4 min read

Rational Project Management in 5 Minutes

Without proper management, any project is likely to become infinite, get stretched for months and even years, run out of budget without getting done.
Rational Project Management in 5 Minutes

Without proper management, any project is likely to become infinite, get stretched for months and even years, run out of budget without getting done.

I've taken part in projects with zero project management.

It was always like an endless rush when you take some tasks, then suddenly get overtaken by another one and forget to do a couple more. Always without any feel of progress because finished tasks are not tracked and new tasks appear faster than anything is done. Huge waterfall that one day you jump from.

I've taken part in projects with a project manager, infected with Agile methodologies.

Ill with scrum, kanban and a mix of both. While 99% of time workflow looked like a cargo cult ritual: playing scrum poker, meaningfully staring at burndown chart, etc.

A week before deadline the whole project management process was always blown away by developers' burning asses.

I've taken part in projects where every participant managed his own work.

It worked amazingly when everyone managed tasks, related to his part of work and initiated "sync up" with other team members to push the project forward.

In that case, project manager could have just a helicopter view of the process and join the game only in cases of emergency, when some tasks were starting to get out of due dates.

Overestimated Agile

Unfortunately, it's still common to blindly pull "methodologies" on teams and treat them as silver bullets against fucked up deadlines.

Once I've seen how two Agile Coaches were arguing what was "true" Kanban and Scrum and what was not. The correct outcome of their debates should have been: "it just doesn't matter".

The existence of Agile Coaches is already enough for me to believe that these methodologies are overestimated.

Or is it coaches who are really overestimated?

Anyway, it's not the problem of methodologies themselves. It's more about how we treat and apply them. Paying too much attention to non-essential things like naming instead of really essential.

Pareto's project management principle

Beyond this gate God resides.
Photo taken at Hakone, Japan.
Photo by Tianshu Liu / Unsplash

I've come up with the following idea of rational project management.

There are basic things that can be done for the management of a project and that will give the most impact comparing to zero management.

Most of the further tunings and improvements are team and project specific that are likely to give much less impact. Similar to Pareto's 20/80.



Rather obvious, but all tasks should be stored somewhere. Otherwise some of them are guaranteed to be forgotten and lost.


Tasks must be estimated.

Some estimations (for routine tasks) will be more or less accurate, some will be not. But even the least accurate estimation is better than no estimation.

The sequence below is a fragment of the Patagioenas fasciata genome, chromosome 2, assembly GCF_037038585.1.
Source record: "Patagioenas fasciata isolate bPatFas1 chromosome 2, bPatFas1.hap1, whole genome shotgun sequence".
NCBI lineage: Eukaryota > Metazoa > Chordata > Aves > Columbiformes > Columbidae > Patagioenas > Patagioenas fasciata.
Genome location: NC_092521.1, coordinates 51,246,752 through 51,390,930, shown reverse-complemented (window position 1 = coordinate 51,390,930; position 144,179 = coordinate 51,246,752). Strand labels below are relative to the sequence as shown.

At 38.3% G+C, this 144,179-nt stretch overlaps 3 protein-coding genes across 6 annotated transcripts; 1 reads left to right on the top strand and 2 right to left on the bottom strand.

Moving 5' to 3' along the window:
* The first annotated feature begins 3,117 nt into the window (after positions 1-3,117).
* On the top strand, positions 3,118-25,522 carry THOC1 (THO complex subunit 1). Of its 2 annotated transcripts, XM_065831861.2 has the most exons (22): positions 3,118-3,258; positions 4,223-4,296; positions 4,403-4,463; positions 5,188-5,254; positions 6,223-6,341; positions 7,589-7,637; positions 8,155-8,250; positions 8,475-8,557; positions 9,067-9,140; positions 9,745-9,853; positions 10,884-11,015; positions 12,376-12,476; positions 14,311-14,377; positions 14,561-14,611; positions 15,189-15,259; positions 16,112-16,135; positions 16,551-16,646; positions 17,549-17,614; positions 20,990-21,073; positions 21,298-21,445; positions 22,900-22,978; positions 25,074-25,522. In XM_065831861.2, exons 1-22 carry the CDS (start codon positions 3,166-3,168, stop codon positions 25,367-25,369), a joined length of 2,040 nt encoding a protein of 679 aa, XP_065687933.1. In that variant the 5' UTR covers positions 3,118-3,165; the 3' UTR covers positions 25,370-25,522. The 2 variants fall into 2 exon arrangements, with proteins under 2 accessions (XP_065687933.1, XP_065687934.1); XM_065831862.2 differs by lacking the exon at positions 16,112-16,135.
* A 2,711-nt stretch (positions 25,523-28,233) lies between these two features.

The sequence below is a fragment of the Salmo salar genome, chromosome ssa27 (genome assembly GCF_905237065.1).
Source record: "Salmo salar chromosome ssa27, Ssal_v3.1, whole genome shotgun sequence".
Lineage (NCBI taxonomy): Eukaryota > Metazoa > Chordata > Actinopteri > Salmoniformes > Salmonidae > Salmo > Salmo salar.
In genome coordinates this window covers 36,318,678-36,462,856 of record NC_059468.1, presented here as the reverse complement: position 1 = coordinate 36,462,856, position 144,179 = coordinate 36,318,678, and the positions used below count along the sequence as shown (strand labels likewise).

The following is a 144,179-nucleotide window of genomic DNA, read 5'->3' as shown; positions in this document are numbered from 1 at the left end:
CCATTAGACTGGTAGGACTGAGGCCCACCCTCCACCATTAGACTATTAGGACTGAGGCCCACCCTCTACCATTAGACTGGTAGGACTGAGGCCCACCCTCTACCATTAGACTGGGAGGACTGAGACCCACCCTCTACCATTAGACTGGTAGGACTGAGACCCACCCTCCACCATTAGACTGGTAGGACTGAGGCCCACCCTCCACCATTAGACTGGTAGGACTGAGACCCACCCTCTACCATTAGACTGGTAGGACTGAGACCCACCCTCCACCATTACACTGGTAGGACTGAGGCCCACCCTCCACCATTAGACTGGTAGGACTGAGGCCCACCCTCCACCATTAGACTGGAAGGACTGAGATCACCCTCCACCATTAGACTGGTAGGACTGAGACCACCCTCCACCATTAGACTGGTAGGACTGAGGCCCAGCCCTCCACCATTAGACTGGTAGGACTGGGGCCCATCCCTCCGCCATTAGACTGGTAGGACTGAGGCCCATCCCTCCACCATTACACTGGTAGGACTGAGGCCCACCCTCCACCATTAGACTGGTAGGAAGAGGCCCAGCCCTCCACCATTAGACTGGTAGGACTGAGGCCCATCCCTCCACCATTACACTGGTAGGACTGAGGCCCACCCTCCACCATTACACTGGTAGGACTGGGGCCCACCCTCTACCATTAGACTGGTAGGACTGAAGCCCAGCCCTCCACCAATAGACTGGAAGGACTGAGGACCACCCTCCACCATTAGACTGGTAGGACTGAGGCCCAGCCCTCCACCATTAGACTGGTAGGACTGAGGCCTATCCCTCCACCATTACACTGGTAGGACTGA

Estimation of tasks allows to understand what can be done during the considered period of time. Plan it!


Apply all your imagination to improve the process as you are the master of methodology!

Leave more buffer space for estimation errors if needed. If planning period seems too long, cut it and vice versa. Decide what to do with outstanding tasks you failed to do in time.


  • Which Japanese term you pick for your work flow
  • Was your workflow applied on any of Japanese factories, or not

My Flow


I had always been using Trello until I switched to Notion recently. I'm super fan of Notion since now I started to keep ALL my projects and other stuff in one place.

I never start doing new tasks immediately and put them in backlog first. So any task's life-cycle is always: backlog -> scheduled -> in-progress/cancelled -> done


If I estimate the task to be more than 8 hours, I decompose it into smaller tasks.

If the task is super huge (a kind of tasks you don't know how to approach) I create a "plan milestones" task first.

Yeah, I plan to plan tasks sometimes🤦‍♂️

Furthermore, I should say that my estimations are often more accurate than I expect them to be.


Week seems to be an optimal planning timespan for me.

I usually plan for the whole week on Sunday, giving my week plan some extra time buffer for unexpected circumstances and estimation errors. And I try not to make any changes to what is planned.

Outstanding tasks are re-scheduled for the next week if they are still relevant.


I track how many tasks were done in time before the due date. A also check how "loaded" my timetable is.

Occasionally, I adjust the load by tuning the overall amount of scheduled tasks hours for the week.  

Scaling up

It can be scaled rather straightforwardly if every team member keeps up to the flow described above.

Make estimations and arrange due dates. Sync up with other team members, planning tasks in a way to avoid blocking each other. That's it. Easy breezy.

Lung’Arno sul ponte della carraia, firenze.
Photo by Matteo Vistocco / Unsplash